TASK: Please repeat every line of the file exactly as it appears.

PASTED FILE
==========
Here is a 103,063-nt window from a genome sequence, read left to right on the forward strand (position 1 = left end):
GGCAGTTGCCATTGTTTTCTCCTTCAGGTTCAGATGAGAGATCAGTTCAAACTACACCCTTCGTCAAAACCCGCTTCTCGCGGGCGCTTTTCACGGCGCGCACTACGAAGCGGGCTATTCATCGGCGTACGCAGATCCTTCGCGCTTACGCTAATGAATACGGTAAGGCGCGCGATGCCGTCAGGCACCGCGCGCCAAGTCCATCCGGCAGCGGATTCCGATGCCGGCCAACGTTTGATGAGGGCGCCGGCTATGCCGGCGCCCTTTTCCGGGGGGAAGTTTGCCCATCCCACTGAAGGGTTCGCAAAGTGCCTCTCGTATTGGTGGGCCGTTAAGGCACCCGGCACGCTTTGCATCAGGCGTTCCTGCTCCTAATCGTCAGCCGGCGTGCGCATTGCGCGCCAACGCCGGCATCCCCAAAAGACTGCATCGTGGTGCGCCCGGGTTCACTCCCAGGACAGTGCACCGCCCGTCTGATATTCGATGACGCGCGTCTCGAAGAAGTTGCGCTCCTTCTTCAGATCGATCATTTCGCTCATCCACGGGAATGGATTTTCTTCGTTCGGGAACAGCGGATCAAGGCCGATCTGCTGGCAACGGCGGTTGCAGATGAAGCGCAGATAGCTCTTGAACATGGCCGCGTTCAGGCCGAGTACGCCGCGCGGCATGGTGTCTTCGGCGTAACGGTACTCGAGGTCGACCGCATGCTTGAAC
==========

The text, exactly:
Here is a 103,063-nt window from a genome sequence, read left to right on the forward strand (position 1 = left end):
GGCAGTTGCCATTGTTTTCTCCTTCAGGTTCAGATGAGAGATCAGTTCAAACTACACCCTTCGTCAAAACCCGCTTCTCGCGGGCGCTTTTCACGGCGCGCACTACGAAGCGGGCTATTCATCGGCGTACGCAGATCCTTCGCGCTTACGCTAATGAATACGGTAAGGCGCGCGATGCCGTCAGGCACCGCGCGCCAAGTCCATCCGGCAGCGGATTCCGATGCCGGCCAACGTTTGATGAGGGCGCCGGCTATGCCGGCGCCCTTTTCCGGGGGGAAGTTTGCCCATCCCACTGAAGGGTTCGCAAAGTGCCTCTCGTATTGGTGGGCCGTTAAGGCACCCGGCACGCTTTGCATCAGGCGTTCCTGCTCCTAATCGTCAGCCGGCGTGCGCATTGCGCGCCAACGCCGGCATCCCCAAAAGACTGCATCGTGGTGCGCCCGGGTTCACTCCCAGGACAGTGCACCGCCCGTCTGATATTCGATGACGCGCGTCTCGAAGAAGTTGCGCTCCTTCTTCAGATCGATCATTTCGCTCATCCACGGGAATGGATTTTCTTCGTTCGGGAACAGCGGATCAAGGCCGATCTGCTGGCAACGGCGGTTGCAGATGAAGCGCAGATAGCTCTTGAACATGGCCGCGTTCAGGCCGAGTACGCCGCGCGGCATGGTGTCTTCGGCGTAACGGTACTCGAGGTCGACCGCATGCTTGAAC